Michelle Obama spoke Friday night at West Point’s graduation banquet, her first trip the military academy. The first lady spoke at length about the importance of family.
From the prepared remarks distributed by the White House:
… [N]o matter where your career takes you, your families will be there right alongside you.
Because our force is a force of families. That’s become more clear even in just a generation. During Vietnam, most of our troops were young single men. And most of those who were married had spouses who stayed at home. But today, more than half of our servicemembers are married, forty percent have two or more kids, and most military spouses are employed outside the home.
That’s what today’s military families look like. They’re military spouses who pursue a career, raise their kids alone, and still find time for night school. They’re children who move from town to town, constantly adjusting to new schools and making new friends. They’re Blue Star moms who wake up every morning and pray and pray that their child comes home safely. They’re Gold Star families who honor the memory of their loved ones while channeling their strength into serving others.
And graduates, here’s why your role is so important. Soon, you’ll be serving not just for yourselves, and not just for your own families, but for these families, too. You’ll be helping your troops deal with the joy of a newborn and the disappointment of not being in the delivery room. You’ll be helping a Soldier cope with a family emergency halfway around the world. And you’ll see again and again that those family relationships are just as important to a soldier’s success as anything that you can provide them in the field.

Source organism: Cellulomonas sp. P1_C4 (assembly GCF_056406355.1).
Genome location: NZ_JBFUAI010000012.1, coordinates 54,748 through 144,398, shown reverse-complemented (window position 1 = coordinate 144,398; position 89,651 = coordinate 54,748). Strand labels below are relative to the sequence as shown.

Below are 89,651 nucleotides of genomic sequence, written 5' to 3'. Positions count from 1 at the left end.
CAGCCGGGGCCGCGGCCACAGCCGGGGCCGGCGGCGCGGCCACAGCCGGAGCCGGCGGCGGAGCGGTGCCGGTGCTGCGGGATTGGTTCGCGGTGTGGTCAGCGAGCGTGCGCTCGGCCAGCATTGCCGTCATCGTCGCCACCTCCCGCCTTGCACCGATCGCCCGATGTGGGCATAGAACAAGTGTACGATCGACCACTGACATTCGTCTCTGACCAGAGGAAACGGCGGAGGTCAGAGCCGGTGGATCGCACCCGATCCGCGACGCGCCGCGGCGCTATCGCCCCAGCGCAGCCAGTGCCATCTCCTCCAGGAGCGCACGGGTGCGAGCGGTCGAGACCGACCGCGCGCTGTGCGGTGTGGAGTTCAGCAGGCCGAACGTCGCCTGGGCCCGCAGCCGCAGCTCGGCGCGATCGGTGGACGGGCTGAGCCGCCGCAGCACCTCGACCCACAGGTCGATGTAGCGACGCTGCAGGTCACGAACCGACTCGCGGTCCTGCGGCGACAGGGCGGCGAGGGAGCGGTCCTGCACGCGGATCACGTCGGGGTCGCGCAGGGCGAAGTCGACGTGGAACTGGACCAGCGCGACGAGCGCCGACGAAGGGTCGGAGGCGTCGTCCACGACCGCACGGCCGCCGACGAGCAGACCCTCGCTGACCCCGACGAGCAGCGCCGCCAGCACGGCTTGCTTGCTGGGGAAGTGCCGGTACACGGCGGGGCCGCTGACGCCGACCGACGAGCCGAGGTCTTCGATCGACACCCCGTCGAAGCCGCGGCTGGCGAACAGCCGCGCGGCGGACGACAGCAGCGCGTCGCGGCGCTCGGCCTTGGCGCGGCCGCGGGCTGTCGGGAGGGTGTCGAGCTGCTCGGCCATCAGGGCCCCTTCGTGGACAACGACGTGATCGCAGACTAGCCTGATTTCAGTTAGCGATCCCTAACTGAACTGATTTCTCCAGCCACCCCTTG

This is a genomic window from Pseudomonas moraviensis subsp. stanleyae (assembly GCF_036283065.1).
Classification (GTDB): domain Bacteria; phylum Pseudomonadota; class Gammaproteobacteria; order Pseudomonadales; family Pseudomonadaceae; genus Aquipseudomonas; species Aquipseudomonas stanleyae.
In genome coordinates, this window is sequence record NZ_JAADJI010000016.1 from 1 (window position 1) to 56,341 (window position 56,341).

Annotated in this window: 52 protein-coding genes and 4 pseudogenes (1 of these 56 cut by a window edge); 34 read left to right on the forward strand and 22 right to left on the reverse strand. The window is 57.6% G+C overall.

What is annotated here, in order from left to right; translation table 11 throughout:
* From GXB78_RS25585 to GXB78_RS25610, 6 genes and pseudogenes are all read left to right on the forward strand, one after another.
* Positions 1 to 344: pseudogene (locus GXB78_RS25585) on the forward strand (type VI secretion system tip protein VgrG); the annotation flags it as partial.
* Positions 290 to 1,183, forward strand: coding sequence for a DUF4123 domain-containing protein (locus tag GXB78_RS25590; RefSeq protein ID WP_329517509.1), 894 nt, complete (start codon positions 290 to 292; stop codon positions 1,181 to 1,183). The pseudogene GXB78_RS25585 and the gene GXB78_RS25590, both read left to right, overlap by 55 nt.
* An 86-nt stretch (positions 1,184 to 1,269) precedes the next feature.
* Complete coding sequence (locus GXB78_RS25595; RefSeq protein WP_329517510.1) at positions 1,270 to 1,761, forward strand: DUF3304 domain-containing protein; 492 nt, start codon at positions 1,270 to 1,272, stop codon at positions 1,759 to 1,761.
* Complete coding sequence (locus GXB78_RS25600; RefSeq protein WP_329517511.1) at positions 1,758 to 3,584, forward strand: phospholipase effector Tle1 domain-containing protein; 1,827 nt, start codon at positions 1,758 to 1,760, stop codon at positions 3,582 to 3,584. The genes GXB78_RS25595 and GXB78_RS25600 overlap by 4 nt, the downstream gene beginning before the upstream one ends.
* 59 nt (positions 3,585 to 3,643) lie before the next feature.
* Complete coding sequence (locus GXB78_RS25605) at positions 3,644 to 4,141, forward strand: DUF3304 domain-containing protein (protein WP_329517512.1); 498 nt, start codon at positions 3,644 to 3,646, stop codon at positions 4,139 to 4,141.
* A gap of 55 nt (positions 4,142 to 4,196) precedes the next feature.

And just as our troops need your leadership and support, their families do as well, because they sacrifice and serve this nation right alongside anyone who wears our uniform.
But America doesn’t always see that. They can thank our troops in airports or at the grocery store because they’re wearing fatigues. But military families don’t wear any kind of uniform. They just blend in.
And because only one percent of our country serves in the Armed Forces, a lot of Americans simply don’t know many – or any – military families. They aren’t familiar with the resilience it takes to get through a long deployment. They don’t know the courage it takes simply to turn on the evening news. They don’t fully realize the strength you need to move your family for the fourth or fifth or sixth time in a decade.
But even though people may not always know exactly what you’re going through or exactly how to help, I can assure you that they do want to help.
Admiral Mullen, who will be speaking to you tomorrow, calls it the Sea of Goodwill. And believe me, I’ve seen it with my own eyes all across the country.
I’m working with Dr. Jill Biden to channel that Sea of Goodwill through an effort we are calling Joining Forces. This is a nationwide campaign calling on all Americans to recognize, honor, and support our military families – not just with words, but with deeds.